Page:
You need to toss out the rule book. To build a culture of flexibility, you must first reimagine what flexibility means today. Remember, to create behavior change, you need to allow for variance and creativity and agility. In other words, be “flexible” when creating a flexibility culture. A policy guide or a formal program can work against you. It seems counterintuitive, but having rules in place actually hinders the development of a truly authentic culture. At PwC, we loosely call it “everyday flexibility.” It isn’t something we mandate that all teams adopt; it’s a mentality and a way of life that should be individualized for each person.

Flexibility for a caregiver might mean being able to leave work early to take an elderly parent to a doctor’s appointment. For a parent, it might mean taking a midday run, so evenings can be spent with their children. And for others, it could simply be taking an hour in the afternoon to go to a yoga class and recharge. When we look at flexibility this way, it’s easy to see why formal rules actually hinder adoption and progress. It’s impossible to have a one-size-fits-all approach for flexibility. We let our teams figure out what works best for them, as long as they deliver excellent work, on time. The rest is all fair game.

Everyone deserves the same degree of flexibility. Flexibility is not related to a generational need. Every employee, at any age, benefits from and is looking for its availability. A culture of flexibility will not be created, adopted, or embraced unless the origination stems from an understanding and belief that every single person in the organization deserves the same consideration and flex work policies. This isn’t about one segment of the workforce, so if you’re sending out any kind of internal communications materials about flexibility, make sure it speaks to all employees. After all, we are a diverse workforce made up of diverse people, from working moms and dads to thousands of others without children who also want flexibility. One person’s reasons for needing flexibility are not any more important or any less important than any another person’s.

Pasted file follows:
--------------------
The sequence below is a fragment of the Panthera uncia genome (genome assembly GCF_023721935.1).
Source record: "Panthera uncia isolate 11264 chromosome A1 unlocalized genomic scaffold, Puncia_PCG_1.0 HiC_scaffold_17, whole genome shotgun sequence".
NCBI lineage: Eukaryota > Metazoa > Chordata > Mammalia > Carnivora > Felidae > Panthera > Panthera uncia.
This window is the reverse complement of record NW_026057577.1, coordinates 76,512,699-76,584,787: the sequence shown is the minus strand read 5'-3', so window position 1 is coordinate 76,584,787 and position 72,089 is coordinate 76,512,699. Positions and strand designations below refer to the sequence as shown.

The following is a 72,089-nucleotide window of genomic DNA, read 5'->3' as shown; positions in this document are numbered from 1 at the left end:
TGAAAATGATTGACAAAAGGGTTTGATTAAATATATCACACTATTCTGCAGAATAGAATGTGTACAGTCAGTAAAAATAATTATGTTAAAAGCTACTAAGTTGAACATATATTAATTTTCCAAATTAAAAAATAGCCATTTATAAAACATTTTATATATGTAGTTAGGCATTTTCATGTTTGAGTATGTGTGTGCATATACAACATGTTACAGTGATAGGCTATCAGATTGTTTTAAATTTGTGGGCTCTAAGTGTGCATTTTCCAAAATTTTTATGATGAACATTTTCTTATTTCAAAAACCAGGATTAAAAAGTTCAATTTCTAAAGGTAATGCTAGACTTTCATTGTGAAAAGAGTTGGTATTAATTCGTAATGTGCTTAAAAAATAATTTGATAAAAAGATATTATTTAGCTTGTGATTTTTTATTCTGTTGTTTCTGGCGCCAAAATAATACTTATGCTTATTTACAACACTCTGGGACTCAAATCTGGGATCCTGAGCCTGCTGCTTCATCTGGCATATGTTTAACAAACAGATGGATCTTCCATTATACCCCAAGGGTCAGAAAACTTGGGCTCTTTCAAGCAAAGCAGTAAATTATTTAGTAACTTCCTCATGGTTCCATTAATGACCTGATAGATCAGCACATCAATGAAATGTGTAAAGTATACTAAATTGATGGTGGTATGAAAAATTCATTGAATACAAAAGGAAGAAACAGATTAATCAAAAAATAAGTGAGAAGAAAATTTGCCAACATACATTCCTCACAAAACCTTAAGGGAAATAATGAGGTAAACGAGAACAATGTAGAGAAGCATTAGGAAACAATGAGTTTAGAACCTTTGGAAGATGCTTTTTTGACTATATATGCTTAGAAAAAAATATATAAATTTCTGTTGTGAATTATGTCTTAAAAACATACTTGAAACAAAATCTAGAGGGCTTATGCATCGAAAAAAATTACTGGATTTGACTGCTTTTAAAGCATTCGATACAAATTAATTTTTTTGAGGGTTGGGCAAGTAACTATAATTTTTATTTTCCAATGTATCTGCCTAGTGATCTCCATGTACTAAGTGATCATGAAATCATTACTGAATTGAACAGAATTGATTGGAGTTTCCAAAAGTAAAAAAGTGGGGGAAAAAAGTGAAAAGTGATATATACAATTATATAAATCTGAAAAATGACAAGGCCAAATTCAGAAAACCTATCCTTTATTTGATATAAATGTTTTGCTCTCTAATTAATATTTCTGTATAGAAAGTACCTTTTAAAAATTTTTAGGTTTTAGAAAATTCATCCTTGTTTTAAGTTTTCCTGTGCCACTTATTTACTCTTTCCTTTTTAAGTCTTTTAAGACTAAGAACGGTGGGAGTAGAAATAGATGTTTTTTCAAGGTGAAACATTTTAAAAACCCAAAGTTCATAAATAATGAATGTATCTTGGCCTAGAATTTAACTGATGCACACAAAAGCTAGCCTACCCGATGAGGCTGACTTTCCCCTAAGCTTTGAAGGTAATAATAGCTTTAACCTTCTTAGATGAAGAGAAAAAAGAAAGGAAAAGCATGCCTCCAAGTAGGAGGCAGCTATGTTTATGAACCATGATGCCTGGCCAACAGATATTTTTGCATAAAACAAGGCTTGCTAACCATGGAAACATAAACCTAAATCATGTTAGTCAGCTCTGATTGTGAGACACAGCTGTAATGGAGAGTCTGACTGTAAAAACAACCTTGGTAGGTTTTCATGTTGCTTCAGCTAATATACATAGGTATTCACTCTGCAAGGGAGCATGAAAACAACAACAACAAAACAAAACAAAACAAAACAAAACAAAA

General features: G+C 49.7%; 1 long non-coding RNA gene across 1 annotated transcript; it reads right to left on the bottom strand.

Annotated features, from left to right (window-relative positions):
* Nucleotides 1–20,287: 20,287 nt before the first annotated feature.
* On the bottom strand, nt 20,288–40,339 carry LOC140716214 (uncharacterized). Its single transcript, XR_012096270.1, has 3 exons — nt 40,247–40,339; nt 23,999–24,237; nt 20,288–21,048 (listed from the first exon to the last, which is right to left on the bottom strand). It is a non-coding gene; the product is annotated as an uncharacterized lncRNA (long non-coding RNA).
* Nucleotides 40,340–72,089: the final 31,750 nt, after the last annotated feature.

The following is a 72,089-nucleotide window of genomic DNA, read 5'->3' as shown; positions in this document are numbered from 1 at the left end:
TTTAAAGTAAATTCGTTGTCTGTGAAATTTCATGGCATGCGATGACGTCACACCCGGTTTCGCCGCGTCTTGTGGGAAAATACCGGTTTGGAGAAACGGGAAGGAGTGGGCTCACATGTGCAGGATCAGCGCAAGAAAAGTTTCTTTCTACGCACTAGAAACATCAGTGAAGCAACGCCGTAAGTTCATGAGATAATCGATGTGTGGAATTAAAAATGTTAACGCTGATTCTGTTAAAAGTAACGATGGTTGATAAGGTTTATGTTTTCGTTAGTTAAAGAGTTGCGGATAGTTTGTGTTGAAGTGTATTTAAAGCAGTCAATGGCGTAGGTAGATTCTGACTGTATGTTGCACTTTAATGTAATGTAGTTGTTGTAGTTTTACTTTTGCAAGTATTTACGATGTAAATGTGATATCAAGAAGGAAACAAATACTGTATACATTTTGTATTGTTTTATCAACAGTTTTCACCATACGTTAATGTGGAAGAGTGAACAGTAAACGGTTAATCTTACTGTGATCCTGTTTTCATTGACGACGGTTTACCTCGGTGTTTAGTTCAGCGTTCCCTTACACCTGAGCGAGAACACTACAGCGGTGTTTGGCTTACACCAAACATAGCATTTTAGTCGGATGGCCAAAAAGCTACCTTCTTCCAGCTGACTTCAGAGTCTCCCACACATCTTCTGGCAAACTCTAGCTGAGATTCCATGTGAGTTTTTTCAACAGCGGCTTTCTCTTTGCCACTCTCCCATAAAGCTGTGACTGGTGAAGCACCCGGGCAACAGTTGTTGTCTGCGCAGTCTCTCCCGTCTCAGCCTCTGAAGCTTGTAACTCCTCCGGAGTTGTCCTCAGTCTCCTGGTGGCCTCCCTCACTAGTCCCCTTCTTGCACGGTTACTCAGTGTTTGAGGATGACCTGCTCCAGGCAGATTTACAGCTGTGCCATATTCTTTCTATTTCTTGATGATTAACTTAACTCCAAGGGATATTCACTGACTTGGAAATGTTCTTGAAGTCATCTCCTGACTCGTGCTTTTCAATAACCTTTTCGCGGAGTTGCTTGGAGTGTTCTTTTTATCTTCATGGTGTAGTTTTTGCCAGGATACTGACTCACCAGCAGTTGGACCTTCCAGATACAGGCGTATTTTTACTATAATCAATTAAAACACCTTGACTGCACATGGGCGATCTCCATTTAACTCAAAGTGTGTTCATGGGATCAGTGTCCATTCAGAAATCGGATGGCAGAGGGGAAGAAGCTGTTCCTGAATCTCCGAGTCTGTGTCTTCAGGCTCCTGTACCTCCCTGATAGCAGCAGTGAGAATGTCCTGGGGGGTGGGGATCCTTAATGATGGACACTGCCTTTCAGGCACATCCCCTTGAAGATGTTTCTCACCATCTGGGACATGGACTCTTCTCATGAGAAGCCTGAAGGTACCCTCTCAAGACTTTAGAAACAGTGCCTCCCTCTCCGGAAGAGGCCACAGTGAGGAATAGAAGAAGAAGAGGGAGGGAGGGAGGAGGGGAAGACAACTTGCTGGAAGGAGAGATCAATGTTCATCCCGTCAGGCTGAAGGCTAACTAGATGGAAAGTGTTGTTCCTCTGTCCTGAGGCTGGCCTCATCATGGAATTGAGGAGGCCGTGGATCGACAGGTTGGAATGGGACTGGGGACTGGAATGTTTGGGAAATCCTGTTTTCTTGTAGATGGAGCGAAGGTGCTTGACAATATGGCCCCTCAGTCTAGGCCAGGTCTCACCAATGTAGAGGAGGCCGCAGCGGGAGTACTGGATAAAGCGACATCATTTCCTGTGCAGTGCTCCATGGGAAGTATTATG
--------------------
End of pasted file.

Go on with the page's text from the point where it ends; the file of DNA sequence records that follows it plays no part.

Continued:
When it comes to flexibility, trust is not earned. It is not uncommon for managers to tell me that they believe in allowing employees to work flexibly, if and only when they’ve been with the firm a certain amount of time and earned that trust. This is when I remind people that we place our trust in employees from the moment they start working for us, so why wouldn’t that same theory apply when it comes to flexibility? If you trust an individual enough that you hired them to join your organization, you also should trust them to get the work done when and where they prefer, as long as they meet deadlines. I challenge all managers to take this approach.

Flexibility is a two-way street. A strong culture starts from the very top. For example, when our CEO started wearing jeans to work, it sent a message to all of our people that it’s okay to dress casually. That said, that is only where it starts. The action comes from the bottom up.

I often travel to speak to groups of our newly promoted senior associates. For most of these individuals, this is the first time they are stepping into a supervisory role. At the same time, they are still being supervised. They have a unique opportunity to empower direct reports, while putting pressure on managers to do the right thing for their teams. In these moments, I am reminded of the tremendous power our people hold in strengthening flexibility across the firm.

For us, flexibility is not about working less, but it is about encouraging people to work differently. It’s a two-way street. We give our people the flexibility they need when they need it, and sometimes, we need them to give more when business demands require it. When done right, flexibility results in a happier, healthier, and more productive workforce. And it helps attract the best employees, and makes them want to stick around

Anne Donovan is the U.S. People Experience Leader at PwC (PricewaterhouseCoopers), where she is a key senior leader responsible for strategy and innovation around culture change. She has a strong background in operational effectiveness and in engaging people to lead positive change.